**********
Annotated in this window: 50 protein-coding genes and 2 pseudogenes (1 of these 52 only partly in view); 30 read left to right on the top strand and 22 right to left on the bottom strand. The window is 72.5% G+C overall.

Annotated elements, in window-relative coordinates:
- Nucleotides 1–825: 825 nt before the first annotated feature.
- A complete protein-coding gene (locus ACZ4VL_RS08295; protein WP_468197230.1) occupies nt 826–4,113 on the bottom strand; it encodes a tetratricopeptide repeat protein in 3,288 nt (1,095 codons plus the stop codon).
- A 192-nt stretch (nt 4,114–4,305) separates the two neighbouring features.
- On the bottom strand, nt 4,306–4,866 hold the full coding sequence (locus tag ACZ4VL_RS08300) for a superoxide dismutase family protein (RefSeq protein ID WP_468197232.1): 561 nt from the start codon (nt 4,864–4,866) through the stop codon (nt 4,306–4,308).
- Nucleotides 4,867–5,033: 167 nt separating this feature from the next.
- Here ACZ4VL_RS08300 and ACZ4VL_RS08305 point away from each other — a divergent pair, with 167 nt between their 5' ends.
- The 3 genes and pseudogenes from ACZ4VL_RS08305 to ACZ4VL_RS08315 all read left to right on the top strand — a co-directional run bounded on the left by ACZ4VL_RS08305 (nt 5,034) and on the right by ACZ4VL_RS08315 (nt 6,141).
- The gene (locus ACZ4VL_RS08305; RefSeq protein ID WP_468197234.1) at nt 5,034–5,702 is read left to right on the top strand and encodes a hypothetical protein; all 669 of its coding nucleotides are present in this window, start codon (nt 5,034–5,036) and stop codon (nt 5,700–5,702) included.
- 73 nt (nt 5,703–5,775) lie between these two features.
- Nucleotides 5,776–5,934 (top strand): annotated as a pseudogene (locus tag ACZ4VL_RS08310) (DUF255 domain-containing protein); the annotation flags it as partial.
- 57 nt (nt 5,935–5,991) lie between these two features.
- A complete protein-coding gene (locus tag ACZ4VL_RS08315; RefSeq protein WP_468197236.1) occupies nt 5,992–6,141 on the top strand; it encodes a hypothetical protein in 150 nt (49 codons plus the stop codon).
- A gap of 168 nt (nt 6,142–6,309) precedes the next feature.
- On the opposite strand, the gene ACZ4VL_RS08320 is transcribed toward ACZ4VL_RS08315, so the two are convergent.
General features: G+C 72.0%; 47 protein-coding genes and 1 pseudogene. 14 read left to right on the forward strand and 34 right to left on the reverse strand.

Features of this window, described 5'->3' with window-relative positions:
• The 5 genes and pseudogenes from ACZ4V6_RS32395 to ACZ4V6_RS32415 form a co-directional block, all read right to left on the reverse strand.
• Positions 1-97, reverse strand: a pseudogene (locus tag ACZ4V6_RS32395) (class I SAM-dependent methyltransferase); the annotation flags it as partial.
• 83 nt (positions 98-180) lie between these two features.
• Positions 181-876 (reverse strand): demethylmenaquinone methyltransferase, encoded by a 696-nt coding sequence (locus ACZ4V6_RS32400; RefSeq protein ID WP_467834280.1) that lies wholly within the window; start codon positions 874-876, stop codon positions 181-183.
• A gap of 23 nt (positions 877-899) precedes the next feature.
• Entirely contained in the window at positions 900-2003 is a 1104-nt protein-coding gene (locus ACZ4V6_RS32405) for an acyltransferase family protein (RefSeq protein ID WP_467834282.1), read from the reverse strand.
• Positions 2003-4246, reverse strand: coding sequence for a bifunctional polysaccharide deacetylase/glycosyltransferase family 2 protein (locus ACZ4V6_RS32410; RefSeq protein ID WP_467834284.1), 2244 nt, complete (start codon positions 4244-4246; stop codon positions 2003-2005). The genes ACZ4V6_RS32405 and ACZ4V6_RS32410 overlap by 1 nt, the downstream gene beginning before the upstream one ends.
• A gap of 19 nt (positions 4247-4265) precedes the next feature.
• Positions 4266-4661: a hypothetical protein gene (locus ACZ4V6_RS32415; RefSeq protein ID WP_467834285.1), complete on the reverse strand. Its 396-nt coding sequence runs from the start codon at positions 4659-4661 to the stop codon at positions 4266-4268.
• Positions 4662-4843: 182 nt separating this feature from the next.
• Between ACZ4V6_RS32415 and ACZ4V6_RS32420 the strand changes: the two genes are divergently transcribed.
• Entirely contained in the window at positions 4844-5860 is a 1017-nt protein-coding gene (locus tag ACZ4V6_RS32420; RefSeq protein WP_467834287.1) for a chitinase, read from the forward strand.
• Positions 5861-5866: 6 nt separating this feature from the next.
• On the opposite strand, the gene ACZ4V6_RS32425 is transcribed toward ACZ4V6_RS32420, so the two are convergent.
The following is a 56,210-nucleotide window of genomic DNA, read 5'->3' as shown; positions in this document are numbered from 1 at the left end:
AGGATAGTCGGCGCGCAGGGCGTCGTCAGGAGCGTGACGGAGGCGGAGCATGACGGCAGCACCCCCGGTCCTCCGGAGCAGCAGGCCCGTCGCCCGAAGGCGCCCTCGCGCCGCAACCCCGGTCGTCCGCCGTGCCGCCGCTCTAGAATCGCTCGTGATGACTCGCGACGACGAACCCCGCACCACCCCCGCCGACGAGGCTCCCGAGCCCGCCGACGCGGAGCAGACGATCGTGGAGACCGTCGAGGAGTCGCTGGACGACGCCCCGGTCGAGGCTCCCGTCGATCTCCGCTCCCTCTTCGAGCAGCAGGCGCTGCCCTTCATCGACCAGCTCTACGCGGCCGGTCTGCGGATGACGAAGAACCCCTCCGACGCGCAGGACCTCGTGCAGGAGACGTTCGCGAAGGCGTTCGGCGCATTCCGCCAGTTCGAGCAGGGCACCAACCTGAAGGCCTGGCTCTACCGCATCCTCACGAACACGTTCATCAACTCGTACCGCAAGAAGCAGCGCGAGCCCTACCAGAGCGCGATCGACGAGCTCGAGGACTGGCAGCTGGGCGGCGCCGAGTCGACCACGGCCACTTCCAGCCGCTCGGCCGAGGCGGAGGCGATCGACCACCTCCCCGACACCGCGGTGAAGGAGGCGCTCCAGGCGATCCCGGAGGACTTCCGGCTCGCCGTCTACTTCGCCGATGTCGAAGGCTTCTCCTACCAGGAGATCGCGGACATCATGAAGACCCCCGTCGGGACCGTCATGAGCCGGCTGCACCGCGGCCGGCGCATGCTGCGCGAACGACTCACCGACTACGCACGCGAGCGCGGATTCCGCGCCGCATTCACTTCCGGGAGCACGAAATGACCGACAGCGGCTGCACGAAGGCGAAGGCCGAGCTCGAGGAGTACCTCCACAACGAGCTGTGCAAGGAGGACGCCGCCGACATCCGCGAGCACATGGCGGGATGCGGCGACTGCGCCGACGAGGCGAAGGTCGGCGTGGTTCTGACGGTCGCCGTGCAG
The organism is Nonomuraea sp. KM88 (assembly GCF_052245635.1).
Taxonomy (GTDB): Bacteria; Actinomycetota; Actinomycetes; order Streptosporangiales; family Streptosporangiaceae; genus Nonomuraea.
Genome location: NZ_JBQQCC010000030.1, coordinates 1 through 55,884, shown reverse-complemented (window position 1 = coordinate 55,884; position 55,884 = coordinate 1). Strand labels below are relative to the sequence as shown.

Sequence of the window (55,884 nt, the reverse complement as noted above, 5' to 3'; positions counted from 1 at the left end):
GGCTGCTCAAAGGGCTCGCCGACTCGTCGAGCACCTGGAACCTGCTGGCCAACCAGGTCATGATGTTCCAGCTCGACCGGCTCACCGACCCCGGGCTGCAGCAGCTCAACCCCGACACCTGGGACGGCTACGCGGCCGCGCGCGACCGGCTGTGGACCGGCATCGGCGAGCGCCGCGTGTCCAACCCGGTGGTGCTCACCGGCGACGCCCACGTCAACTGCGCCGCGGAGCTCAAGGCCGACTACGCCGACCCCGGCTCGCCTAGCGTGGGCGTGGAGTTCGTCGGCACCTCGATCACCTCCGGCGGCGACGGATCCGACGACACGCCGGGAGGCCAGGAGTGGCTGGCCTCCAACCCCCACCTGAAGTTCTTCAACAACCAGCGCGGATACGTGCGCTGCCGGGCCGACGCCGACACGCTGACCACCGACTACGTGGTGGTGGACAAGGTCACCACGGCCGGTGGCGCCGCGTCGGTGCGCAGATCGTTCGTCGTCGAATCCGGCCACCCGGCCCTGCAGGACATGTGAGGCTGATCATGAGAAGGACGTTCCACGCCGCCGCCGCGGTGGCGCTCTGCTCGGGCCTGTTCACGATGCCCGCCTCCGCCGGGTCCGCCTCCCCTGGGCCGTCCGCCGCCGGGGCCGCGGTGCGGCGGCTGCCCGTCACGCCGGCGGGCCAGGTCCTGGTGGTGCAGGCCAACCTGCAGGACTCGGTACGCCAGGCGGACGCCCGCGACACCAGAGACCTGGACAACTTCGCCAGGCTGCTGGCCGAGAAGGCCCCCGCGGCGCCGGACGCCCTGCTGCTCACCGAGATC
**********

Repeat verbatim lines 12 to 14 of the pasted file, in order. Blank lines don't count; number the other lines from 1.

- Nucleotides 5,776–5,934 (top strand): annotated as a pseudogene (locus tag ACZ4VL_RS08310) (DUF255 domain-containing protein); the annotation flags it as partial.
- 57 nt (nt 5,935–5,991) lie between these two features.
- A complete protein-coding gene (locus tag ACZ4VL_RS08315; RefSeq protein WP_468197236.1) occupies nt 5,992–6,141 on the top strand; it encodes a hypothetical protein in 150 nt (49 codons plus the stop codon).